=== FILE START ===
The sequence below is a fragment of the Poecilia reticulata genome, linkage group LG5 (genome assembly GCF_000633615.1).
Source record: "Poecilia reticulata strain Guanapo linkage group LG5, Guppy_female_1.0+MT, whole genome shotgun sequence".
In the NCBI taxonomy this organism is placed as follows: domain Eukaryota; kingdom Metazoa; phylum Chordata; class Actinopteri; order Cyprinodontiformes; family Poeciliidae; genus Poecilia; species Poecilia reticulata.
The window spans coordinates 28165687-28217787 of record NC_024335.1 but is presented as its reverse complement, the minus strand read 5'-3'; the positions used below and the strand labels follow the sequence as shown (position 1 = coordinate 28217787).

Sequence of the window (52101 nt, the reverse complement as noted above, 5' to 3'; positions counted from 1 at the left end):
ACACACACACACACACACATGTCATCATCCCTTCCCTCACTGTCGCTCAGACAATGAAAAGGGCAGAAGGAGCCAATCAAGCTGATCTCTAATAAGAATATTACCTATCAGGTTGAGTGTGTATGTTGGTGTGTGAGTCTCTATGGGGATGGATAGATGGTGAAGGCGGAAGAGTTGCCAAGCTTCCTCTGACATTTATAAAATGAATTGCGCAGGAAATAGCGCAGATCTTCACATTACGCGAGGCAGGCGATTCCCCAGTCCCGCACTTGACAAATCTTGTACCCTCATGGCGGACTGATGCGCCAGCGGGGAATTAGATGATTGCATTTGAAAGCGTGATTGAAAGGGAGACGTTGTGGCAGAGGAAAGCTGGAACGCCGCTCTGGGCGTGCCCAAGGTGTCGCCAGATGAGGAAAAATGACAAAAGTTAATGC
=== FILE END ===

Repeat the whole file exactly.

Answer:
The sequence below is a fragment of the Poecilia reticulata genome, linkage group LG5 (genome assembly GCF_000633615.1).
Source record: "Poecilia reticulata strain Guanapo linkage group LG5, Guppy_female_1.0+MT, whole genome shotgun sequence".
In the NCBI taxonomy this organism is placed as follows: domain Eukaryota; kingdom Metazoa; phylum Chordata; class Actinopteri; order Cyprinodontiformes; family Poeciliidae; genus Poecilia; species Poecilia reticulata.
The window spans coordinates 28165687-28217787 of record NC_024335.1 but is presented as its reverse complement, the minus strand read 5'-3'; the positions used below and the strand labels follow the sequence as shown (position 1 = coordinate 28217787).

Sequence of the window (52101 nt, the reverse complement as noted above, 5' to 3'; positions counted from 1 at the left end):
ACACACACACACACACACATGTCATCATCCCTTCCCTCACTGTCGCTCAGACAATGAAAAGGGCAGAAGGAGCCAATCAAGCTGATCTCTAATAAGAATATTACCTATCAGGTTGAGTGTGTATGTTGGTGTGTGAGTCTCTATGGGGATGGATAGATGGTGAAGGCGGAAGAGTTGCCAAGCTTCCTCTGACATTTATAAAATGAATTGCGCAGGAAATAGCGCAGATCTTCACATTACGCGAGGCAGGCGATTCCCCAGTCCCGCACTTGACAAATCTTGTACCCTCATGGCGGACTGATGCGCCAGCGGGGAATTAGATGATTGCATTTGAAAGCGTGATTGAAAGGGAGACGTTGTGGCAGAGGAAAGCTGGAACGCCGCTCTGGGCGTGCCCAAGGTGTCGCCAGATGAGGAAAAATGACAAAAGTTAATGC